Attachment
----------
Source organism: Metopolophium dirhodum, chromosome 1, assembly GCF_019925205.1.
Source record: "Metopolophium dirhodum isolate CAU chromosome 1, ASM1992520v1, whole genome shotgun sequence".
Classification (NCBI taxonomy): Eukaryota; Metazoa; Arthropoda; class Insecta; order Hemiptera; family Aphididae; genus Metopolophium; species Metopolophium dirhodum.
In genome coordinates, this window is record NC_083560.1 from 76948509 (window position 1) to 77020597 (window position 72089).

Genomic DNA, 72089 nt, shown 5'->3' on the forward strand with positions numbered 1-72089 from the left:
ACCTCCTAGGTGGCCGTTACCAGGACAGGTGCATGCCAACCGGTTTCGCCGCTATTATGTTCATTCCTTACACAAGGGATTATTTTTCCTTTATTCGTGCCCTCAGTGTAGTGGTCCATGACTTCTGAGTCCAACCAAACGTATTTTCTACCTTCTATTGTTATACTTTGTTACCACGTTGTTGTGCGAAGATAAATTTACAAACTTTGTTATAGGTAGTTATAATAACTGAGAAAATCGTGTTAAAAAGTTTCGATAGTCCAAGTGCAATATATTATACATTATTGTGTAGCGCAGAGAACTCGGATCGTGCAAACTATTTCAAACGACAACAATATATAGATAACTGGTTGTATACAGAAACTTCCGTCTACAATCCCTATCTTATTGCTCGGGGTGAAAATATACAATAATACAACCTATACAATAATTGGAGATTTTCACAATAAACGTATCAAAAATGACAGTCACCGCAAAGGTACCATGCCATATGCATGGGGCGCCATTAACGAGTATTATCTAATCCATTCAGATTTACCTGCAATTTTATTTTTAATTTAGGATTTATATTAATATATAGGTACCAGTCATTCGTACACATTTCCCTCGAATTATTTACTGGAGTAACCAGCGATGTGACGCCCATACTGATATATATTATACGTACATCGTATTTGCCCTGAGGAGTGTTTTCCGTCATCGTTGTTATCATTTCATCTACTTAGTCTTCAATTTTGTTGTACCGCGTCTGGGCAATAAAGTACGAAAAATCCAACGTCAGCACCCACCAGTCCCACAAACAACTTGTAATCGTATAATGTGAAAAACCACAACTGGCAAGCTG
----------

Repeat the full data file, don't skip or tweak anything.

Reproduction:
Source organism: Metopolophium dirhodum, chromosome 1, assembly GCF_019925205.1.
Source record: "Metopolophium dirhodum isolate CAU chromosome 1, ASM1992520v1, whole genome shotgun sequence".
Classification (NCBI taxonomy): Eukaryota; Metazoa; Arthropoda; class Insecta; order Hemiptera; family Aphididae; genus Metopolophium; species Metopolophium dirhodum.
In genome coordinates, this window is record NC_083560.1 from 76948509 (window position 1) to 77020597 (window position 72089).

Genomic DNA, 72089 nt, shown 5'->3' on the forward strand with positions numbered 1-72089 from the left:
ACCTCCTAGGTGGCCGTTACCAGGACAGGTGCATGCCAACCGGTTTCGCCGCTATTATGTTCATTCCTTACACAAGGGATTATTTTTCCTTTATTCGTGCCCTCAGTGTAGTGGTCCATGACTTCTGAGTCCAACCAAACGTATTTTCTACCTTCTATTGTTATACTTTGTTACCACGTTGTTGTGCGAAGATAAATTTACAAACTTTGTTATAGGTAGTTATAATAACTGAGAAAATCGTGTTAAAAAGTTTCGATAGTCCAAGTGCAATATATTATACATTATTGTGTAGCGCAGAGAACTCGGATCGTGCAAACTATTTCAAACGACAACAATATATAGATAACTGGTTGTATACAGAAACTTCCGTCTACAATCCCTATCTTATTGCTCGGGGTGAAAATATACAATAATACAACCTATACAATAATTGGAGATTTTCACAATAAACGTATCAAAAATGACAGTCACCGCAAAGGTACCATGCCATATGCATGGGGCGCCATTAACGAGTATTATCTAATCCATTCAGATTTACCTGCAATTTTATTTTTAATTTAGGATTTATATTAATATATAGGTACCAGTCATTCGTACACATTTCCCTCGAATTATTTACTGGAGTAACCAGCGATGTGACGCCCATACTGATATATATTATACGTACATCGTATTTGCCCTGAGGAGTGTTTTCCGTCATCGTTGTTATCATTTCATCTACTTAGTCTTCAATTTTGTTGTACCGCGTCTGGGCAATAAAGTACGAAAAATCCAACGTCAGCACCCACCAGTCCCACAAACAACTTGTAATCGTATAATGTGAAAAACCACAACTGGCAAGCTG